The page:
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The College Wage Premium, Overeducation, and the Expansion of Higher Education in the UK by and

Author

Listed:
  • Ian Walker

    (University of Warwick and the Institute for Fiscal Studies)

  • Yu Zhu

    (University of Kent and Centre for the Economics of Education)

Abstract

This paper provides findings from the UK Labour Force Surveys from 1993 to 2003 on the financial private returns to a degree – the “college premium”. The data covers a decade when the university participation rate doubled – yet we find no significant evidence that the mean return to a degree dropped in response to this large increase in the flow of graduates. However, we do find quite large falls in returns when we compare the cohorts that went to university before and after the recent rapid expansion of HE. The evidence is consistent with the notion that new graduates are a close substitute for recent graduates but poor substitutes for older graduates. There appears to have been a very recent increase in the number of graduates getting “non-graduate” jobs but, conditional on getting a graduate job the returns seem stable. Our results are consistent across almost all degree subjects – the exception being maths and engineering where we find that, especially for women, there is a large increase in the proportion with maths and engineering degrees getting graduate jobs and that, conditional on this, the return is rising.

Suggested Citation

  • Ian Walker & Yu Zhu, 2007. "The College Wage Premium, Overeducation, and the Expansion of Higher Education in the UK by and," Working Papers 200720, Geary Institute, University College Dublin.
  • Handle: RePEc:ucd:wpaper:200720
    as

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    File URL: http://www.ucd.ie/geary/static/publications/workingpapers/GearyWp200720.pdf
    File Function: 3.01, 2007
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    References listed on IDEAS

    as
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    2. David Card & Thomas Lemieux, 2001. "Can Falling Supply Explain the Rising Return to College for Younger Men? A Cohort-Based Analysis," The Quarterly Journal of Economics, Oxford University Press, vol. 116(2), pages 705-746.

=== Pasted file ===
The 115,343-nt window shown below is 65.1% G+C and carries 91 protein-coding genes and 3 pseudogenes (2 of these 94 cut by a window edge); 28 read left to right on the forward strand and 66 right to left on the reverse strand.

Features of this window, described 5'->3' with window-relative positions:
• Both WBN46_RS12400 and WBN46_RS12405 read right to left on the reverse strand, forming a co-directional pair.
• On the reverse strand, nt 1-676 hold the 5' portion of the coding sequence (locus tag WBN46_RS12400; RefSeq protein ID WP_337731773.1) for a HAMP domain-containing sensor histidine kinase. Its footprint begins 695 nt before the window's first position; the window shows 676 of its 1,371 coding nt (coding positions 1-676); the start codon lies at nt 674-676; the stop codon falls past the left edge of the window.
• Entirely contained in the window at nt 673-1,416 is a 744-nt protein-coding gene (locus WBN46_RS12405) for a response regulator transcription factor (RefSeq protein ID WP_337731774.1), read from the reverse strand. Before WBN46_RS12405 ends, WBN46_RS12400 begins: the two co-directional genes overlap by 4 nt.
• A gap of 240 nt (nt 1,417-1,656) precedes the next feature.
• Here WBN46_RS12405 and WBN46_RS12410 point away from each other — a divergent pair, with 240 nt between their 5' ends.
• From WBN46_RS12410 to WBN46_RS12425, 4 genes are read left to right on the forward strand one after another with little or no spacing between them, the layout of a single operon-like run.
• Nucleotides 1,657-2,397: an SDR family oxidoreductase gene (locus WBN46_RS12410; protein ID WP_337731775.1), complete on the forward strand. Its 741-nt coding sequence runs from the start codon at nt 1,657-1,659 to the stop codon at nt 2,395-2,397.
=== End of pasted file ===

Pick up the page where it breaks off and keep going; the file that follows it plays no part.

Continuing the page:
3. Arnaud Chevalier & Colm Harmon & Ian Walker & Yu Zhu, 2004. "Does Education Raise Productivity, or Just Reflect it?," Economic Journal, Royal Economic Society, vol. 114(499), pages 499-517, November.
    4. Richard Blundell & Lorraine Dearden & Barbara Sianesi, 2003. "Evaluating the impact of education on earnings in the UK: Models, methods and results from the NCDS," IFS Working Papers W03/20, Institute for Fiscal Studies.
    5. Dearden, Lorraine, et al, 2002. "The Returns to Academic and Vocational Qualifications in Britain," Bulletin of Economic Research, Wiley Blackwell, vol. 54(3), pages 249-274, July.
    6. Nigel C. O’Leary & Peter J. Sloane, 2005. "The Return to a University Education in Great Britain," National Institute Economic Review, National Institute of Economic and Social Research, vol. 193(1), pages 75-89, July.
    7. Christopher R. Taber, 2001. "The Rising College Premium in the Eighties: Return to College or Return to Unobserved Ability?," Review of Economic Studies, Oxford University Press, vol. 68(3), pages 665-691.
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    11. McGuinness, Seamus & Bennett, Jessica, 2007. "Overeducation in the graduate labour market: A quantile regression approach," Economics of Education Review, Elsevier, vol. 26(5), pages 521-531, October.
    12. O'Leary, Nigel C. & Sloane, Peter J., 2005. "The Changing Wage Return to an Undergraduate Education," IZA Discussion Papers 1549, Institute for the Study of Labor (IZA).
    13. Harmon, Harmon & Ian Walker, 1995. "Estimates of the economic return to schooling for the UK," IFS Working Papers W95/12, Institute for Fiscal Studies.
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    Cited by:

    1. Kristinn Hermannsson & Katerina Lisenkova & Patrizio Lecca & Peter McGregor & Kim Swales, 2010. "The Importance of Graduates for the Scottish Economy: A "Micro-to-Macro" Approach," Working Papers 1026, University of Strathclyde Business School, Department of Economics.
    2. Pamela Lenton, 2012. "Over-education across British Regions," Regional Studies, Taylor & Francis Journals, vol. 46(9), pages 1121-1135, October.

    More about this item

    Keywords

    human capital; higher education; college premium;

    JEL classification:

    • I20 - Health, Education, and Welfare - - Education - - - General
    • J30 - Labor and Demographic Economics - - Wages, Compensation, and Labor Costs - - - General

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